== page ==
You see it everywhere. The “All-You-Can-Eat” buffet, “Unlimited” cell phone plans, “Unlimited” movie rentals, and just about every industry has in some way, shape, or form, “Unlimited”! The big benefit to this is the ease-of-use provided to the customer. No one wants to be bothered with the trouble of reaching the limits they are provided with, so unlimited provides an opportunity to create a sense of simplicity in products to allow the customer to focus on other things.
It’s a known fact that in web hosting, most customers never come close to reaching the resource limits they are allocated. Being in the web hosting business for 12 years I can tell you for sure, very few customers have ever reached their limits. So you ask, why not just provide unlimited plans to your customers then? Well, let’s first go into the specifics of Unlimited Web Hosting. For starters, it’s technically impossible to provide unlimited resources. The servers, network, and infrastructure can only support as many resources as they have available to them. There is no such thing as unlimited hardware. Servers used in the web hosting world have theoretical limits just like your computer at home and can only process so many requests, and store so much data. The exception to this rule is Cloud Technology. Therefore, we can scale to virtually limitless resources by spanning an application across many more servers than a traditional environment. This would mean for us that if we truly did unlimited hosting, a customer could in fact utilize a large cluster of servers for their one site easily costing us thousands of dollars per month. As nice as that sounds, we do have to be reasonable and if we expect to remain in business we have to be profitable.
Another problem with unlimited hosting is many customers do not realize that limits actually do exist, and they are defined in the Terms of Service (TOS) with the host. With the hosts that offer these plans you will surely see stipulations that limit things such as inodes, CPU, and RAM/memory usage. Therefore, the unlimited plan now has clear limits as to how many resources you can truly use.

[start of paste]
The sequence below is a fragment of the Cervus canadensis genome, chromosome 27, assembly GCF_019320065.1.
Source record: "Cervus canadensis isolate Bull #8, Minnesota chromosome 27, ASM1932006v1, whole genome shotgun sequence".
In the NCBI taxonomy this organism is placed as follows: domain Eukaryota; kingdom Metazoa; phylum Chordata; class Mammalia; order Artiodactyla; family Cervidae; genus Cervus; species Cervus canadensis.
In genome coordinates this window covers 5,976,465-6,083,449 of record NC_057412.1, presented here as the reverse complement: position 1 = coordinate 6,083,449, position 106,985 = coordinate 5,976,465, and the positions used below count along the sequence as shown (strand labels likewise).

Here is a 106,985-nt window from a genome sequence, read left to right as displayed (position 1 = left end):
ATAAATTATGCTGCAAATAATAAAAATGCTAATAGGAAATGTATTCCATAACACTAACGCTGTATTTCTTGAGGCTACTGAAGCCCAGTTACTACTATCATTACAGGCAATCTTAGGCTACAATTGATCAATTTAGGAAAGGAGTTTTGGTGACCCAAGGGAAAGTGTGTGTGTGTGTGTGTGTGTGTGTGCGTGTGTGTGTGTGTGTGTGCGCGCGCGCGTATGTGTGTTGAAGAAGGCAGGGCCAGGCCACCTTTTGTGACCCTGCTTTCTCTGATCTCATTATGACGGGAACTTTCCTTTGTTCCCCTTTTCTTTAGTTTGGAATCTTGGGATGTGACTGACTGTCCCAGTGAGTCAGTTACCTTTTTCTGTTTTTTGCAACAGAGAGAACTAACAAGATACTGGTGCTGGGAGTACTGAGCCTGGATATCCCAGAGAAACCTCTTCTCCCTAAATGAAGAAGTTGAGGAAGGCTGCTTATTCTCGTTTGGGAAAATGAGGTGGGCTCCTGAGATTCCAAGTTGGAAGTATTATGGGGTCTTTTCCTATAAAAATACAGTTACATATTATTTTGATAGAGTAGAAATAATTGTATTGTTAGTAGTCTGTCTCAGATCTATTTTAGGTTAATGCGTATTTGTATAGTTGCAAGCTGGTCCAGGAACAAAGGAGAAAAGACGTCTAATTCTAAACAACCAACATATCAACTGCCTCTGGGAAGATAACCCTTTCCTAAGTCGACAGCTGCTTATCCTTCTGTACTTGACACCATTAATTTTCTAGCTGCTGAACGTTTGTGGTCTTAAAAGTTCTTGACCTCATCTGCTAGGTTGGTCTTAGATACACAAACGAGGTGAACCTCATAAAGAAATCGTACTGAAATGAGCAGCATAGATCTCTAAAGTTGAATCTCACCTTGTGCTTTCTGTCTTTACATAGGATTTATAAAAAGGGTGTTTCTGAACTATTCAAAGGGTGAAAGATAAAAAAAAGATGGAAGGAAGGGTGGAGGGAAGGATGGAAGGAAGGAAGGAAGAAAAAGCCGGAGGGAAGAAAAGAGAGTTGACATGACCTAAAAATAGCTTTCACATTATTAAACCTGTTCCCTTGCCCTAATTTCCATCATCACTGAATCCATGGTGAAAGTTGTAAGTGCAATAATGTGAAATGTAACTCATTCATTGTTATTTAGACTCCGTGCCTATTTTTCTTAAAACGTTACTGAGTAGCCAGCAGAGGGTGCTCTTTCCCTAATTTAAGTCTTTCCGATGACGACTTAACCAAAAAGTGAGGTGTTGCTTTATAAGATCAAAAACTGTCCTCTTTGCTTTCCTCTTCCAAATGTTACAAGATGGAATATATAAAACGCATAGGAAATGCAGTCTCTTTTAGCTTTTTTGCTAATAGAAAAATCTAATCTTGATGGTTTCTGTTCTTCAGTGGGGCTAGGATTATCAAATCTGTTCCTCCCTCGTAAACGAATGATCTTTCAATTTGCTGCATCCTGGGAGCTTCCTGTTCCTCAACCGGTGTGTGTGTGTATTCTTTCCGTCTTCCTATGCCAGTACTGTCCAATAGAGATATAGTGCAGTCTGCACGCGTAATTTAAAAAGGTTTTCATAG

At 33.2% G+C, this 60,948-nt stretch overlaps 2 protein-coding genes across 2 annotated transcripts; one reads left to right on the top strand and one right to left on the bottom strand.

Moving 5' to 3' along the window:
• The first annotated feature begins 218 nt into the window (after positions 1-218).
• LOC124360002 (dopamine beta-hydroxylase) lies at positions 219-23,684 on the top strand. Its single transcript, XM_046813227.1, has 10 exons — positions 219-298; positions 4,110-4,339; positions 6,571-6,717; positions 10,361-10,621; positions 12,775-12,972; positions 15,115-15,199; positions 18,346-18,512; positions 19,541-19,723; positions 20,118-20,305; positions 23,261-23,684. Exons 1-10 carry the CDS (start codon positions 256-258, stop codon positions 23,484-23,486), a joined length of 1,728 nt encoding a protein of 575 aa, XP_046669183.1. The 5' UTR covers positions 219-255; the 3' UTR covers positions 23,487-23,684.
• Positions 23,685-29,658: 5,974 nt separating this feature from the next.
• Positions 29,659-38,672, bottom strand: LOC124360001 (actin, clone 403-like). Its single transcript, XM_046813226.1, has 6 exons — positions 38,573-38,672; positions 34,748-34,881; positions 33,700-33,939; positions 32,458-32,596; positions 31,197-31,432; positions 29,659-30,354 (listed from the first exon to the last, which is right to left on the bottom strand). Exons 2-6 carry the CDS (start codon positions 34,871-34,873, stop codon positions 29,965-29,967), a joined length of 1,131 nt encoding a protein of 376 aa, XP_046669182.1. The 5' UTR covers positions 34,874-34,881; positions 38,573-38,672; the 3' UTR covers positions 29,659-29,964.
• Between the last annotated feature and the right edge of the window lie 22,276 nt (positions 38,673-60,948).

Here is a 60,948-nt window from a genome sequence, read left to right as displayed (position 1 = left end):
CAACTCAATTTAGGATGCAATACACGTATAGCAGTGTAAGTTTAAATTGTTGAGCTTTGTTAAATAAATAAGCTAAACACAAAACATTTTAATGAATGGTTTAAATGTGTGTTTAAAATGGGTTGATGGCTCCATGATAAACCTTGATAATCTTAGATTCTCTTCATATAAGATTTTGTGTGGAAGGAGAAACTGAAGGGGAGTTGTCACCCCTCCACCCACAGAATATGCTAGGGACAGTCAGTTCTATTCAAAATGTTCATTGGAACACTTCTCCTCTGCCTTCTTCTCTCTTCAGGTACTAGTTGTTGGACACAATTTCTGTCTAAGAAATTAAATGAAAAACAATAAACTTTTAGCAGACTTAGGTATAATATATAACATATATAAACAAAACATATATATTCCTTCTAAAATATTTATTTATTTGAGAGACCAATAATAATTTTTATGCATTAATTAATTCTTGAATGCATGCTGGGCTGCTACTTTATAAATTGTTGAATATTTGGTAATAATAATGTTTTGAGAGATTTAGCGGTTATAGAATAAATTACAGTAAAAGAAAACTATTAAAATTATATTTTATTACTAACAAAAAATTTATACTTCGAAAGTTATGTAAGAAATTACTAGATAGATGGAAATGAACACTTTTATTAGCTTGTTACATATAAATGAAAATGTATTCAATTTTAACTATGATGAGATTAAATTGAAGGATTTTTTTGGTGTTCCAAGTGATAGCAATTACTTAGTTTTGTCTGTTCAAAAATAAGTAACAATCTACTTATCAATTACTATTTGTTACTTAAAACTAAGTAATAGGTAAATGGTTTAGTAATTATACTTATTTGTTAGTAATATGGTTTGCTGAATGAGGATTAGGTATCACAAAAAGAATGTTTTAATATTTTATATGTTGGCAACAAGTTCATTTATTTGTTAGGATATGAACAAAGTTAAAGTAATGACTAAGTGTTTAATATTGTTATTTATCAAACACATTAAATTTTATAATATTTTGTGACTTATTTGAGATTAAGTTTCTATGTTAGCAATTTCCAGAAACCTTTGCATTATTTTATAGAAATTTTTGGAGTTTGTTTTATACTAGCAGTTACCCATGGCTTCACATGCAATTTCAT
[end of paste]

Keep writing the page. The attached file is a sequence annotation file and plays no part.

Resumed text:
If a viable host truly does not limit anything, then they will surely overload. The problem lies herein. The term overloading is commonly confused with overselling which is not the same thing. Overselling, quite honestly, is a very good and important, tactful and competitive step that most viable hosting companies do. The main difference between the two is overselling consists of an automated and intelligent system to pro-actively monitor, maintain, and ensure that all customers have a fair share of resources so they have the potential to use the full limits of their plan. So, if there are no limits, or overselling mechanisms in place, then there is no way to protect the customers, servers, and network, therefore leaving everything vulnerable to overload. As you can tell already, the nature of overselling and overloading is clearly different. Remember just like with unlimited, there are theoretical limits on the infrastructure so overloading is a guaranteed way to provide unreliable, and unfair hosting.